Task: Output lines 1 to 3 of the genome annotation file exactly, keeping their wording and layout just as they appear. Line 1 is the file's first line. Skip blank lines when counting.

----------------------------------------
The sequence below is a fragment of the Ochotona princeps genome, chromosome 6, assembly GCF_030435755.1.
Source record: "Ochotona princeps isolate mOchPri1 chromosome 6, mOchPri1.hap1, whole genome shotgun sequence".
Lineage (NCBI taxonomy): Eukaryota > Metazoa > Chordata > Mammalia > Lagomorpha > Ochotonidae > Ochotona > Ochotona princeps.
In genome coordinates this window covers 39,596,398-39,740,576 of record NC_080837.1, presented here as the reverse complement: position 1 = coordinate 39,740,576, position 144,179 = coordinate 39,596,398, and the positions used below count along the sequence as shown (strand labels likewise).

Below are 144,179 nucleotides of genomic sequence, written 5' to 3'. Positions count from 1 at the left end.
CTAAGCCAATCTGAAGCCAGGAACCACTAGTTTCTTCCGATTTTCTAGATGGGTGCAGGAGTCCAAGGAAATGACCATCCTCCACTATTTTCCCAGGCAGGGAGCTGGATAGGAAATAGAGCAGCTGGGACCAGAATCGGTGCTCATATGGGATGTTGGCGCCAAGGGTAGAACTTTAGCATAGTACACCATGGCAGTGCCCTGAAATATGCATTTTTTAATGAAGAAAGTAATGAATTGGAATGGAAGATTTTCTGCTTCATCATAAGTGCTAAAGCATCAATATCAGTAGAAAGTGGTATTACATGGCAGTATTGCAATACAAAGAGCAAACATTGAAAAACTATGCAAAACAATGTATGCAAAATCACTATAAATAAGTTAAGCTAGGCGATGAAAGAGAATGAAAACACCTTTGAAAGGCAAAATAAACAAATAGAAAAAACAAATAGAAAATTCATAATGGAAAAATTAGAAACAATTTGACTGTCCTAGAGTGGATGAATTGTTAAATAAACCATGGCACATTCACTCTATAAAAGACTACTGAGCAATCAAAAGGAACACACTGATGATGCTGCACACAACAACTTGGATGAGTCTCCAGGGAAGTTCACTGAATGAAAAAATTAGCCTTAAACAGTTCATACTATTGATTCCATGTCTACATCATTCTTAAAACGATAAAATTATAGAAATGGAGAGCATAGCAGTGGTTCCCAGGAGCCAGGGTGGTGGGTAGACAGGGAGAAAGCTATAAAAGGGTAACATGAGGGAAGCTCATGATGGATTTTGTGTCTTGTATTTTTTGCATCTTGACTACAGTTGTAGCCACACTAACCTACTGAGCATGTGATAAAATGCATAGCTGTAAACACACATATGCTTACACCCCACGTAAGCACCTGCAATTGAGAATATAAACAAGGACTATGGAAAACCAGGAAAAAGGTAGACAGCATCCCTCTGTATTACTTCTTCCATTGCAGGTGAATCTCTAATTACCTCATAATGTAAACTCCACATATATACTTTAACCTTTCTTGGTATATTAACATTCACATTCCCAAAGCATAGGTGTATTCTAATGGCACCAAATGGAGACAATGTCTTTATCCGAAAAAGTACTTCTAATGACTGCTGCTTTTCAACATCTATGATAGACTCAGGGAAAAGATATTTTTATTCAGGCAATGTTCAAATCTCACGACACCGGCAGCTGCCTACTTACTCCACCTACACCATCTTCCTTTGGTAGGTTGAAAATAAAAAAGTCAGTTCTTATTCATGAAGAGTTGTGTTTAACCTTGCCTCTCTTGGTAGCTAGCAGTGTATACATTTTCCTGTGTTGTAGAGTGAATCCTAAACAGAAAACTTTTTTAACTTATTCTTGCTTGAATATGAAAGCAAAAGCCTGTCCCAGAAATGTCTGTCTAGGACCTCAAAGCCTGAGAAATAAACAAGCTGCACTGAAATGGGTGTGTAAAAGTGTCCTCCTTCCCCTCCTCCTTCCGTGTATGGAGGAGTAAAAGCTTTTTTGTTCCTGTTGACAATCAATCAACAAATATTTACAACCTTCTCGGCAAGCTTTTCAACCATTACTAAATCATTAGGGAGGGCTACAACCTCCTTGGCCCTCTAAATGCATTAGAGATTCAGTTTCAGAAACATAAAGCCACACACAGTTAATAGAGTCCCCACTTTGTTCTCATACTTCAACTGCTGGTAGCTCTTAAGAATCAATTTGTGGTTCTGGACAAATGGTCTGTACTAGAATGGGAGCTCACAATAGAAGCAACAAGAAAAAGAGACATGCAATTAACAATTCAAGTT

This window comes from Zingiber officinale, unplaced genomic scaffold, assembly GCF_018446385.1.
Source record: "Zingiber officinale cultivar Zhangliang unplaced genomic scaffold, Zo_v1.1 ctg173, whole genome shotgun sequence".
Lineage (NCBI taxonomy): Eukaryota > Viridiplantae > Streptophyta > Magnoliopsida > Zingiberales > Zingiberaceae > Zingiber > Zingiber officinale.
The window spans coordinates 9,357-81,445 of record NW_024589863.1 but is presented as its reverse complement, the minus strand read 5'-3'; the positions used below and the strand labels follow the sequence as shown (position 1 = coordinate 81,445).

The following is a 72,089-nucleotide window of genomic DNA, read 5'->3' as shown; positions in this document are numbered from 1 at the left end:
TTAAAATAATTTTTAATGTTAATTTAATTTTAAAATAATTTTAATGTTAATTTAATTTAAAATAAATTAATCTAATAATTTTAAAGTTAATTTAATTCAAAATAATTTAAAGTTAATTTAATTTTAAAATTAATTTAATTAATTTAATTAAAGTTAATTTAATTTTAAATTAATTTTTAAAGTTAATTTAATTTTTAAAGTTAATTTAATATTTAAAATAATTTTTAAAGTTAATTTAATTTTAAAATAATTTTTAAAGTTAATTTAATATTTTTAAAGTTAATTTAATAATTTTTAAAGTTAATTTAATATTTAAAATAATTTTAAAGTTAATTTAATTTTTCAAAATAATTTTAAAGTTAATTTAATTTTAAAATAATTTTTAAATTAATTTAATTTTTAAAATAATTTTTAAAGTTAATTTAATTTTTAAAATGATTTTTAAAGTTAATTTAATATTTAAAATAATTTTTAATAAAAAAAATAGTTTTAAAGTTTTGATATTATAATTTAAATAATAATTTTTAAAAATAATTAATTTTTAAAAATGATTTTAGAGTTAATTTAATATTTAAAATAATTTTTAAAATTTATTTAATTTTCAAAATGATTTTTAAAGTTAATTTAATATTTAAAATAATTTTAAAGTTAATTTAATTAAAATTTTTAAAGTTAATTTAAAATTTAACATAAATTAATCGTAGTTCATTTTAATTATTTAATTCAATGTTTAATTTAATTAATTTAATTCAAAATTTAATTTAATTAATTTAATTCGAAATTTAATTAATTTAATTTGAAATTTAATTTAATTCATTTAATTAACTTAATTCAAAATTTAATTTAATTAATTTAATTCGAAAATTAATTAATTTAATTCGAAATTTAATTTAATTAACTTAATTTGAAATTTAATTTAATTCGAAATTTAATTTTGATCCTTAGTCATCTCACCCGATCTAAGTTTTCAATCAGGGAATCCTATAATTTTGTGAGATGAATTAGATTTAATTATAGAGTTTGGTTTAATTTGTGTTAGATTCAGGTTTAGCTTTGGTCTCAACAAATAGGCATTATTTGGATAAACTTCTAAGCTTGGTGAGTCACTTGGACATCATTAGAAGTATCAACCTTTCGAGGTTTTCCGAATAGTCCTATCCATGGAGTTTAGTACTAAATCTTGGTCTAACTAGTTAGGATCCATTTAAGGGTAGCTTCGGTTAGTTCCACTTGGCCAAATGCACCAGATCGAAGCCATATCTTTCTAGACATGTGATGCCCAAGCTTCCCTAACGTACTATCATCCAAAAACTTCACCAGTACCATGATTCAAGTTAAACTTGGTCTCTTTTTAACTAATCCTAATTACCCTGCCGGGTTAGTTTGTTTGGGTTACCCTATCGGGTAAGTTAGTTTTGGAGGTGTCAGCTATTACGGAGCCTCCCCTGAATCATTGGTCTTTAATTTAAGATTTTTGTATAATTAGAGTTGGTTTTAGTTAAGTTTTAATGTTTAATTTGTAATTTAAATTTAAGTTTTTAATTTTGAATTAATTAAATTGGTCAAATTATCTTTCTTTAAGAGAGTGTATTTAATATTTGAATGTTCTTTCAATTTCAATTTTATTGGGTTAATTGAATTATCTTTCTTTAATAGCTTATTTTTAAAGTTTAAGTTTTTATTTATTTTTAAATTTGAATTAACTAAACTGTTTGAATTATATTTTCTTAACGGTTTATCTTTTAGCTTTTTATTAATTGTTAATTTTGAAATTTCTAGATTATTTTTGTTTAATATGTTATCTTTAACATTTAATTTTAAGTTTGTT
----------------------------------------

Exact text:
The sequence below is a fragment of the Ochotona princeps genome, chromosome 6, assembly GCF_030435755.1.
Source record: "Ochotona princeps isolate mOchPri1 chromosome 6, mOchPri1.hap1, whole genome shotgun sequence".
Lineage (NCBI taxonomy): Eukaryota > Metazoa > Chordata > Mammalia > Lagomorpha > Ochotonidae > Ochotona > Ochotona princeps.